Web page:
During the workshop, I shot 3-5 hours a day. I won’t pretend I loved everything I did, I didn’t. But as the days passed, I felt more in sync with my camera. Since I’m not independently wealthy, I can’t dedicate 35+ hours a week to photography and still pay my bills, but I can put a higher priority on making images.
Consider a single focal length
I won’t belabor this point since I discussed it above, but it was an important takeaway from the experience.
Find a project
A really great narrative takes time. That’s true whether it’s in writing or on a wall. I’ve listened to many photographers speak about how they loved creating their personal projects and how they were a catalyst for growth. For some, a project even led to professional opportunities. Peter encouraged us to find something we could sink our teeth into and develop over time. “Do something that’s close to home and makes you happy, you’re more likely to finish it.”
Finding a project of my own is on my list of to-dos.
Highlights of the week
At the end of the week, Peter invited New York Times photographer Todd Heisler to our morning get-together. He shared his award-winning photography, including images he made in 2006 for a special feature called Final Salute. The story focused on U.S. Marines killed in Iraq and the impact on their families when they were returned home. Both beautiful and heart-wrenching, the photos earned him a Pulitzer Prize.
Another highlight, though it had little to do with photography, was on the second night of the workshop, Peter hosted a dinner at El Paso, a delicious Mexican restaurant in East Harlem. A huge fan of Mexican cuisine, I was in heaven. I highly recommend it.
Final thoughts — Would I Recommend this Peter Turnley Workshop?
I loved looking at his photos and hearing his story, but I could have gotten that in a 2-hour presentation for a lot less money. Peter’s critiques were rushed and superficial. I didn’t garner a lot from his commentary, unfortunately.
Where I found the workshop helpful was in its consistency. It required me to shoot for hours each day, and I’m inherently competitive so the morning critiques were a big motivator for me to do well. But neither of those elements has to do with the instructor.
I would have loved at least one private review of my images with Peter. An opportunity to ask more thoughtful questions about my work, my abilities, and the next steps. I had one-on-one meetings during a Santa Fe workshop, and I wrongly assumed it was the norm. In the future, I’ll ask upfront.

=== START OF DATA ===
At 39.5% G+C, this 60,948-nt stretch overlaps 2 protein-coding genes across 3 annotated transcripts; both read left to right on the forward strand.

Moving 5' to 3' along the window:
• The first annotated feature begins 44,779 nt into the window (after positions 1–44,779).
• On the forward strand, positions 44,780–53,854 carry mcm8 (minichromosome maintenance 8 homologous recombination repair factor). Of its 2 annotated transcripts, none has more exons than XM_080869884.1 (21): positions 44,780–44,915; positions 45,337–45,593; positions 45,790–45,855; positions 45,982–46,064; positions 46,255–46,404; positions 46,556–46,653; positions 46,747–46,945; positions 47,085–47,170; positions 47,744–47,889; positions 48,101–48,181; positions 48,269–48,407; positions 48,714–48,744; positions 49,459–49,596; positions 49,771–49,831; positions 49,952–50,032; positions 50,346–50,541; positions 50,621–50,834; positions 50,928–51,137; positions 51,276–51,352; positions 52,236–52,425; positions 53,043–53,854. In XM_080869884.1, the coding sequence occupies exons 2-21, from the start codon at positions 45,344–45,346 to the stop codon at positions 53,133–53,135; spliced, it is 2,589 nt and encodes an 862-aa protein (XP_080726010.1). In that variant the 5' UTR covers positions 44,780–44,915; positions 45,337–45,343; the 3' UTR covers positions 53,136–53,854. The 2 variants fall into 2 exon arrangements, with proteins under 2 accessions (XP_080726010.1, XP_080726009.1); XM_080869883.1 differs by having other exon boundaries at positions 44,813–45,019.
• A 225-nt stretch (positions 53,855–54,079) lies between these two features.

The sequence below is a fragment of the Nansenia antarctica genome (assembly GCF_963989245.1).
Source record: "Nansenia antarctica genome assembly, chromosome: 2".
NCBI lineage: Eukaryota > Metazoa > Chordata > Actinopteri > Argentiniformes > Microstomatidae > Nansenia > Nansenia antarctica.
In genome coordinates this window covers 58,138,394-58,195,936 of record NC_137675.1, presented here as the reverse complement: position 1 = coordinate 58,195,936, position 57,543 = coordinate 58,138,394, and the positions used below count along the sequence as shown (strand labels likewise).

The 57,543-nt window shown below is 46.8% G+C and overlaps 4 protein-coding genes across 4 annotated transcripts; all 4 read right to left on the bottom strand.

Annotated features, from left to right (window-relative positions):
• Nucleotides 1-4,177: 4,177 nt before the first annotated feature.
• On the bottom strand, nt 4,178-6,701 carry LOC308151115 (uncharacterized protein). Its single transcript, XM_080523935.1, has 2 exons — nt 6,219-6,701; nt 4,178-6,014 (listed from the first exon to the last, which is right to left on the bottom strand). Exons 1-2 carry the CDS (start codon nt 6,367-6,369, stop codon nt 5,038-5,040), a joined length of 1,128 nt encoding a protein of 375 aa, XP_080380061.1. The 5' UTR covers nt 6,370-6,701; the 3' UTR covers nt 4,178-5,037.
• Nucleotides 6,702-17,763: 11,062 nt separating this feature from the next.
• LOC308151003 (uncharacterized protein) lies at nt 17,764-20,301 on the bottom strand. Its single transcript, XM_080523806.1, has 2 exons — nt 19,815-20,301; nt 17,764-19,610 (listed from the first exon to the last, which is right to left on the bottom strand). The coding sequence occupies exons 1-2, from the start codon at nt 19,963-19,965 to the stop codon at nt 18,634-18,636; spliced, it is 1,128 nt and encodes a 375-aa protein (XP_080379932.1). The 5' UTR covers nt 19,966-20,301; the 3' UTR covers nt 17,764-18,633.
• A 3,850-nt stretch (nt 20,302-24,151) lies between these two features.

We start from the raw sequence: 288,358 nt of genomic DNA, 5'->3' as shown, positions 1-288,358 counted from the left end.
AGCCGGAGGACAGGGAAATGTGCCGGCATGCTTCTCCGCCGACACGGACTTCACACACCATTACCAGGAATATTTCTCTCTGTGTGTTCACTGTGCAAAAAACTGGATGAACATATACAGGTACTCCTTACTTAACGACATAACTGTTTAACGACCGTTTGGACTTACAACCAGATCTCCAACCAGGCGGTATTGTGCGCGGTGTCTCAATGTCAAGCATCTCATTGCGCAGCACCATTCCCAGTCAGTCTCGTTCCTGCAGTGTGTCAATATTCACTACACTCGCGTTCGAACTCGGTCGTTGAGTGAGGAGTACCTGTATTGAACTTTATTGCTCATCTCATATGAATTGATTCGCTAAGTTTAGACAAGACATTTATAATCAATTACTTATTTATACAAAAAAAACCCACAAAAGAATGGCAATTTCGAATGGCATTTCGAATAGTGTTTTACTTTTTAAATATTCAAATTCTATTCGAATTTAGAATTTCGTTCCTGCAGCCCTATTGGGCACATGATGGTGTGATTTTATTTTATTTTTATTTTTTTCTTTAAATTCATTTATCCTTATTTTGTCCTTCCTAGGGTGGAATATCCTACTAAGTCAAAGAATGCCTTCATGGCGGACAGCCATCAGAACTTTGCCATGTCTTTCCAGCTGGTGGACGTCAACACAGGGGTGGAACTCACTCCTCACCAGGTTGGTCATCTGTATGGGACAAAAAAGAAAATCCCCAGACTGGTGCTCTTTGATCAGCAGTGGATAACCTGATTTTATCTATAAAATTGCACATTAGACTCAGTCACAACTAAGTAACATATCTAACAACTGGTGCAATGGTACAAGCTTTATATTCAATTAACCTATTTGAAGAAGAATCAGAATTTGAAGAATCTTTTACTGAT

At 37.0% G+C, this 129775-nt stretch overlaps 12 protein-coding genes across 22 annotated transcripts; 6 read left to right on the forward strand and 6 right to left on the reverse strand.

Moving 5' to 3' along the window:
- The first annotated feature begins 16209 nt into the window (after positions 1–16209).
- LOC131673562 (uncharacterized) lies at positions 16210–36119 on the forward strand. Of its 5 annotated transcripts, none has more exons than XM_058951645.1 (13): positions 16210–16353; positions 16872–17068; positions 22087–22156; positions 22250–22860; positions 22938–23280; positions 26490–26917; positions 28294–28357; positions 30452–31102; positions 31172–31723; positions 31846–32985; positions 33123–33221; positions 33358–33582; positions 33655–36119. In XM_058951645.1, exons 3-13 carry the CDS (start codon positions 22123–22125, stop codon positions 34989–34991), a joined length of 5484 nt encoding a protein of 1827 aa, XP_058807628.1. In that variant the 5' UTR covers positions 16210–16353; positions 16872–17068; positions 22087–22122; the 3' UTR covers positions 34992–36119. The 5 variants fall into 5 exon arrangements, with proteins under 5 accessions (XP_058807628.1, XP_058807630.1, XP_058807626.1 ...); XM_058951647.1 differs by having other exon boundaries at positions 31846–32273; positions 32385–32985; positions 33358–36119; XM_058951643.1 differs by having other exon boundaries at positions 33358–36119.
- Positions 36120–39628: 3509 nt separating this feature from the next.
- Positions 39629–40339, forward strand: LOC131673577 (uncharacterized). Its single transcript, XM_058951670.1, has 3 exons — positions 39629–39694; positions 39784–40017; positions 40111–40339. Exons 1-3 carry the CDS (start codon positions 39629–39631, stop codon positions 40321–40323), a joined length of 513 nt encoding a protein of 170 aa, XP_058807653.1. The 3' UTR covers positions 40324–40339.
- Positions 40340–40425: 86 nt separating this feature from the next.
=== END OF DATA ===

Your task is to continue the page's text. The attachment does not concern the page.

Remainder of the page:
During the week, I spoke to most of the people in my group, and across the board, they were disappointed. I also spoke to a couple of my friends who took his Paris Street Photography class, and they echoed my sentiments.
I still love his soulful images, but not everyone is cut out to lead a workshop, and that’s ok.
If you enjoyed this article, please share!
71 thoughts on “Review: Peter Turnley’s Street Photography Workshop ”
Susan, Thanks for sharing your insight on Peter Turnley’s workshop as I am strongly considering attending one. I just now came upon your article and it really struck a chord. I Photograph mainly in NYC when time permits but like you I’m now experiencing a blank when I go into the city. Your very excellent article and overall portfolio that I’ve seen has resonated with me. I’m looking forward to diving into The Insatiable Traveler and viewing more of your images. I must have stumbled onto your site for a reason as I’m feeling a glimmer of inspiration. Thank you again for sharing your thoughts and insight!
Hi Phil – Thank you so much for your very kind words. I couldn’t ask for a bigger compliment. Welcome to the blog and I hope you come back.
Have a great day!
Your photos are truly inspiring. I haven’t taken many black and white before, but now I’m inspired. I’ve always been more of a landscape photographer, but I’m starting to branch out with people and portraits. This article makes me want to do more street photography for sure. Keep up the great work! And I look forward to seeing more from you!
I’m so happy you liked the post and inspired by it. Thank you for letting me know.